Tag Archives: China

Xue Shan Chun Xiao (musical performance)

Analysis/Observation: The song is played on a traditional Chinese instrument called a “zither”. It is a Chinese folk instrument that is plucked as a harp. Like most Chinese instruments, it is either played in D or G major, and usually consists of five notes: Do, Re, Mi, So, La. There are 21 strings, and the sounds get lower as strings get thicker. The green strings symbolize the note “So”. It is made of wood, and usually has traditional art carvings along the side of the instrument, and is hollow inside.

The song is called “Xue Shan Chun Xiao”. Translated roughly, it means “Spring on the Mountain.”

The song started out very slow and sweet. The informant performed it with slow, exaggerated motions in her arms. She seemed very peaceful. In the middle, the song suddenly picked up pace and there was a very intense section where her fingers are moving very fast. She has an intense expression on her face, although it also looks like she’s concentrating very hard on plucking the right notes. The song ends with a “bang” like effect.

Informant (translated) : “The song is a minority dance song that is supposed to mimic the flow of water when it is spring. When the snow melts from a mountain, it starts slow, then suddenly goes faster and faster as more ice melts.”

Me: “When is this song normally performed?”

Informant: “It’s a more modern song that comes from the Dai minority. However it’s not a dance song. In traditional fol music, you have dance songs, and then you have solo songs. It’s actually used a lot in music exams because of the technique you need.”

Analysis: The Dai people reside in the province of Yunnan, where there is a mountain called the Jade Dragon Snow mountain. The mountain is approximately half the height of Mount Everest. The piece of music is most likely referring to this mountain and the flow of water into the river come spring. The Dai minority is commonly known for their festive dances that they do at the spring festival, so the song is not commonly played during the festival as it is not a dance piece. It is more often played during concerts or as a prelude to a show.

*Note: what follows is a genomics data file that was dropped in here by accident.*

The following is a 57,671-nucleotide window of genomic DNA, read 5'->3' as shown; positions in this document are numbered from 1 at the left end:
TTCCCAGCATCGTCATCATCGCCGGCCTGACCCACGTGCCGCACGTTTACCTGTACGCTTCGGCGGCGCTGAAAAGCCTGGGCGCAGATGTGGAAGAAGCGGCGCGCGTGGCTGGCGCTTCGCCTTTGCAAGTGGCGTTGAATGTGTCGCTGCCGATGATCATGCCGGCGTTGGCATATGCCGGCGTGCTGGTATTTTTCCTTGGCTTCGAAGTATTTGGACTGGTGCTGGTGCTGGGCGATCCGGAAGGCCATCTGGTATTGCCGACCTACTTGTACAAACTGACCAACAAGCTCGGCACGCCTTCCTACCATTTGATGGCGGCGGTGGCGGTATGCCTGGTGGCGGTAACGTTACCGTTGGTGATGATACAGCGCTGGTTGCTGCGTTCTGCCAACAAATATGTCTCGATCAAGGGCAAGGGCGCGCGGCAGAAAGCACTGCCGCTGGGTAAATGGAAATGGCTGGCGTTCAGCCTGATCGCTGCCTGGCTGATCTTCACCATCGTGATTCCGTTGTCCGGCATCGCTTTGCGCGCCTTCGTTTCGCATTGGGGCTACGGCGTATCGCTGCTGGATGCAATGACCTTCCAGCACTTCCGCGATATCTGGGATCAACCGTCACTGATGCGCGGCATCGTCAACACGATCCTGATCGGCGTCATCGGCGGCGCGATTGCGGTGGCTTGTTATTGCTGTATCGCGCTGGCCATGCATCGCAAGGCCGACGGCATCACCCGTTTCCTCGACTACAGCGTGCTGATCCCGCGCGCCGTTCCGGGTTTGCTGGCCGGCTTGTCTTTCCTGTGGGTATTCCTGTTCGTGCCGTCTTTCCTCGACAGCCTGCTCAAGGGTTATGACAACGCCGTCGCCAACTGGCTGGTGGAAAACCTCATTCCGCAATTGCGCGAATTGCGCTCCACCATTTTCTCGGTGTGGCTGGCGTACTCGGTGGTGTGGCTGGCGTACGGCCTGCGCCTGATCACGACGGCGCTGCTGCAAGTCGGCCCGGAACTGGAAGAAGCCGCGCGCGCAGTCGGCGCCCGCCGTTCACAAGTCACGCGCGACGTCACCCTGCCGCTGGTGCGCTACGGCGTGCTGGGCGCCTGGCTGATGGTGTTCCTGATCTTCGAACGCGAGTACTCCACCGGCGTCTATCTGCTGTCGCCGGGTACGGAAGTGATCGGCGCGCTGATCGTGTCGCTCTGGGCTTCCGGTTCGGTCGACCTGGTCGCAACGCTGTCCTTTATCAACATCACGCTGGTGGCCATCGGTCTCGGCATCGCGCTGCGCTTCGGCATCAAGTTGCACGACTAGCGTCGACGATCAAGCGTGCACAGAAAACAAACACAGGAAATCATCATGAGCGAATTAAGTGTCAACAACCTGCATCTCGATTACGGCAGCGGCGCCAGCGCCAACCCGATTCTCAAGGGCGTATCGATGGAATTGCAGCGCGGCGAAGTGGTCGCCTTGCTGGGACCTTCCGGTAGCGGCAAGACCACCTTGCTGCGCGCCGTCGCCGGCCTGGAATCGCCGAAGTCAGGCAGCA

Annotation: Due to the large file of the original recording, it could not be uploaded. A link to the same piece (played by someone other than the informant) has been attached.

Xue Shan Chun Xiao

A variation of the GuZheng appeared the popular film “Gong Fu” or “Kung Fu Hustle”, which opened in 2004.

Recently, using Chinese traditional folk instruments to play pop music has become a trend. A girl playing Adele’s Rolling in the Deep on the zither went viral in Chinese forums.

Chinese Architectural Superstition

“A house that has a staircase that leads directly to the front door is a cursed house.”

 

My informant first heard about this superstition from her friend Mrs. Jin.  Mrs. Jin had been boasting about how she had been able to rent a beautiful house in Irvine for the cheap price of $1100 when it should have been $1700.  She told my informant that the owner of the house who rented it to her was a Chinese man.  He was aware of the old Chinese superstition that a house with a staircase that runs into the front door is cursed, leading to inevitable death.  Mrs. Jin and my informant laughed about that notion because they were at church function at the time, so as Christians they found the superstition preposterous.  Eerily, Mrs. Jin that same week went in for a bypass surgery that should have been simple enough, but she died from complications.  Now she is uneasy about the superstition.

Mrs. Jin’s death and her renting the “cursed” house could have been a mere coincidence.  A front door that connects directly to the staircase can cause uneasiness because good fortune can fly out the door easily, or perhaps death can easily find you since the stairs are a direct pathway to your room.  I am a Christian, so I should not pay attention to such superstitions about death, but to be on the safe side, I myself would never live in a house like that, especially after hearing about what happened to Mrs. Jin.

In with the Old, Out with the New

In with the Old, Out with the New